Monday, July 07, 2008

I'm an info-addict

I've noticed for a long time now that it takes me longer to get certain things done nowadays than it used to. Writing and reading online are frequently interrupted by emails, cell phone calls, Twits, etc. I've spent the better part of the last two weeks writing, and re-writing proposals for work. In order to get this process completed, I've had to shut down Twitter, turn off my cell, avoid my blog, and log out of Google Reader. I think I'm an info-addict.

I read Wikipedia voluntarily and with no real purpose. A simple Google search for research on e34 BMW's will send me on a half hour mindless trip through the blogosphere clicking here and clicking there and ending up on a graduate student paper on political intrigues between the Guelfs and the Ghibellines in the Twelfth century Holy Roman Empire. Clearly, I have a problem.

We all do, really. Technology has been designed to get us all the information all the time. We don't need it, but it's there now. It's inescapable.

Gordon Gravitz of the Wall Street Journal has an article about information overload and some of the steps being taken to deal with it. Here is a quote:

Warning: On average, knowledge workers change activities every three minutes, usually because they're distracted by email or a phone call. It then takes almost half an hour to get back to the task once attention is lost. So if you're trying to read this column at the office or within range of your mobile device, what should be a few minutes can take much longer. Consider the rest of this article an 800-word test of your ability to maintain attention.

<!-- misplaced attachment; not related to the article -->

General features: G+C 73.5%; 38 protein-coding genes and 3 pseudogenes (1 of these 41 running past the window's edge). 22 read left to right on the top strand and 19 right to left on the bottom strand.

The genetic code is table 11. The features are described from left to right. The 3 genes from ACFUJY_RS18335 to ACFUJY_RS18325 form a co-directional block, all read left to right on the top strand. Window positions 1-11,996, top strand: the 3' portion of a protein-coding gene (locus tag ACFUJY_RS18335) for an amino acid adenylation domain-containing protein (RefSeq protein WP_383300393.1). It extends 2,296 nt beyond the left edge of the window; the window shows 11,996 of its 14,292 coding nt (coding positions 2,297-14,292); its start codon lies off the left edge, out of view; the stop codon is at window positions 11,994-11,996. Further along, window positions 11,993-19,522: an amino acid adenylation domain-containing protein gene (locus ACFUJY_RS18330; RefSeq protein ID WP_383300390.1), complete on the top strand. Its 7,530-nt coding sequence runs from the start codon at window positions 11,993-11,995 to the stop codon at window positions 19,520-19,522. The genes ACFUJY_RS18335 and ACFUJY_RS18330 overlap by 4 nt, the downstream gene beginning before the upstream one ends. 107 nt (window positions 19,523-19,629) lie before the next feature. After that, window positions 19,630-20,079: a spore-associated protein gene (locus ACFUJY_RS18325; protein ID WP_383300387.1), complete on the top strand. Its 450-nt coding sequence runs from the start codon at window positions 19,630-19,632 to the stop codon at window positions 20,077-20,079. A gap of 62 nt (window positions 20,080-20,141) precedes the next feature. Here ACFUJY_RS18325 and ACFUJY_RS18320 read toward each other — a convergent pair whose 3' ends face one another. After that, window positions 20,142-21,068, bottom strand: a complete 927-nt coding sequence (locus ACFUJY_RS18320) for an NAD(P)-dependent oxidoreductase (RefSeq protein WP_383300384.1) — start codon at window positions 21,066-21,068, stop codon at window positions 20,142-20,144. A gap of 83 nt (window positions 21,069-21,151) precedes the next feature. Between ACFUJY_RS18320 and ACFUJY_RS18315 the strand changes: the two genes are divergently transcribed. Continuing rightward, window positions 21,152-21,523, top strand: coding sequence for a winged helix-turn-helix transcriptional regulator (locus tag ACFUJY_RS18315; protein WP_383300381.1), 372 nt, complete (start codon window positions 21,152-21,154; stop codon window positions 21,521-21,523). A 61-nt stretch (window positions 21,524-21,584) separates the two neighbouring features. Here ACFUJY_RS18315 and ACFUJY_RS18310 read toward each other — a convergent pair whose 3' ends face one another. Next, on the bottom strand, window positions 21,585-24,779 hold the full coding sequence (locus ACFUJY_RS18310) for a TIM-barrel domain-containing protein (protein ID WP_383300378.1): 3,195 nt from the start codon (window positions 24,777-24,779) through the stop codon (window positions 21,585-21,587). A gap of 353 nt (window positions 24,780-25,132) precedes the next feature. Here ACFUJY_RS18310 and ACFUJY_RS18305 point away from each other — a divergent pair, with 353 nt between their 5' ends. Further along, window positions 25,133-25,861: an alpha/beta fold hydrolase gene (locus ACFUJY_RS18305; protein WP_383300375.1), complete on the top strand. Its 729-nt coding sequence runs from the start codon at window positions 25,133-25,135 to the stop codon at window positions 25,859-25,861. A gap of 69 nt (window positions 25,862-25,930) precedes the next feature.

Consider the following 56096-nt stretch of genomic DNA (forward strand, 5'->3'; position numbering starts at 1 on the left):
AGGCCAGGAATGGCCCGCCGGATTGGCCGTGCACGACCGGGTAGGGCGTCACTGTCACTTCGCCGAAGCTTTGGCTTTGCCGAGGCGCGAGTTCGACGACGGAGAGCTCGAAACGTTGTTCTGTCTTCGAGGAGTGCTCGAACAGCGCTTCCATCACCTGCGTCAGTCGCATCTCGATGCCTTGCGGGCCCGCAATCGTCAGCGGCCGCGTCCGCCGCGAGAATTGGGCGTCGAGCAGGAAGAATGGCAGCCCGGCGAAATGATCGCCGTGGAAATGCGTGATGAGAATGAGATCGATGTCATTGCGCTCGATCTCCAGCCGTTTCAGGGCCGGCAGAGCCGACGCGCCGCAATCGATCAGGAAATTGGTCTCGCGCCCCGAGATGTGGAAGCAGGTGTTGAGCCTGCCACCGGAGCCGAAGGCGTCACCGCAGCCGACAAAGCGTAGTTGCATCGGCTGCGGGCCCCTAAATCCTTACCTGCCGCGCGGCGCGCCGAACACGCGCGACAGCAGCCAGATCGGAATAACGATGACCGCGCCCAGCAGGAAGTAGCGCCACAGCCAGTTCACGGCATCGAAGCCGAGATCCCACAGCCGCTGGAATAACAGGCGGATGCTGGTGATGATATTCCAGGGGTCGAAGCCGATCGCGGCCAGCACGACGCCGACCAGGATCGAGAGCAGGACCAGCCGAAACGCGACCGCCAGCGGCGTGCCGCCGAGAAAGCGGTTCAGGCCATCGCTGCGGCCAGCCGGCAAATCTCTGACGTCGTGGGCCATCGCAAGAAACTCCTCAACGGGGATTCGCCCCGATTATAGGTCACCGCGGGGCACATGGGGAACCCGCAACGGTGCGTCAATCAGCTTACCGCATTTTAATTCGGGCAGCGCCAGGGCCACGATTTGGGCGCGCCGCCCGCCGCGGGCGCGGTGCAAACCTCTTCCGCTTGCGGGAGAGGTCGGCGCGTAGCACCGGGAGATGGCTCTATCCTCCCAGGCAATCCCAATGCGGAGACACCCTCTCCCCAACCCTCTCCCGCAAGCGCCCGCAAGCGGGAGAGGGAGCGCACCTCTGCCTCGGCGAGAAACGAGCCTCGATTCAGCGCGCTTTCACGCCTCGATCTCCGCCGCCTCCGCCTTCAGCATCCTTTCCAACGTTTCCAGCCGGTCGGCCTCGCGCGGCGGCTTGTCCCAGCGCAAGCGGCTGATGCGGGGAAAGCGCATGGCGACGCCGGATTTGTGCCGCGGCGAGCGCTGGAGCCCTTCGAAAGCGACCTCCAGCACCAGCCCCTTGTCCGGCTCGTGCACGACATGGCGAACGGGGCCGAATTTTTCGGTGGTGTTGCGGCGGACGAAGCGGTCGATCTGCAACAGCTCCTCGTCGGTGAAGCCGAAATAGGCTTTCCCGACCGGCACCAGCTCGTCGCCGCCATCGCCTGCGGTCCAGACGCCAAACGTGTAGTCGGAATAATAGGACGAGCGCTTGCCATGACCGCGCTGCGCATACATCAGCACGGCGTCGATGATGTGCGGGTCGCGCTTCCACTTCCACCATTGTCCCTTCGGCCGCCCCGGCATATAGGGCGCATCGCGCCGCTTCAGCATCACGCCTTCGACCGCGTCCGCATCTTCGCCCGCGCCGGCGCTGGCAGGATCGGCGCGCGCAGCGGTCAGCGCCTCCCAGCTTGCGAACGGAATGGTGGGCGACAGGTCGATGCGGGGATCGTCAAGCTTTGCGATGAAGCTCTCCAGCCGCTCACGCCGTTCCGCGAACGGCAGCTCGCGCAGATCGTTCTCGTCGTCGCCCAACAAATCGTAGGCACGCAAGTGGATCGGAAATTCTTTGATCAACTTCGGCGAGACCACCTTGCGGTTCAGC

A decline in our ability to focus is a side effect of the otherwise powerful tools we use to gather and analyze information. A new organization has just been launched, the Information Overload Research Group, whose founders include executives from companies such as Microsoft, Google, IBM and Intel. These are the very companies that have done the most to create the information tools that undermine our ability to focus; indeed, an initiative from them to address too much information could be compared to video-game programmers launching a line of Zen meditation centers. Still, it's encouraging that the most information-intense companies are trying to overcome their own overload.

I know now that there is no way I can absorb all the information provided for me. Even bookmarking and crowd sourcing websites are of limited value- I see too much "majority rules" bias in them. I have to be very disciplined about what I read, and why. I don't think that a software filter will be able to do this very human task. Many human beings aren't going to be able to discipline themselves, and will still have a need for trusted authorities.

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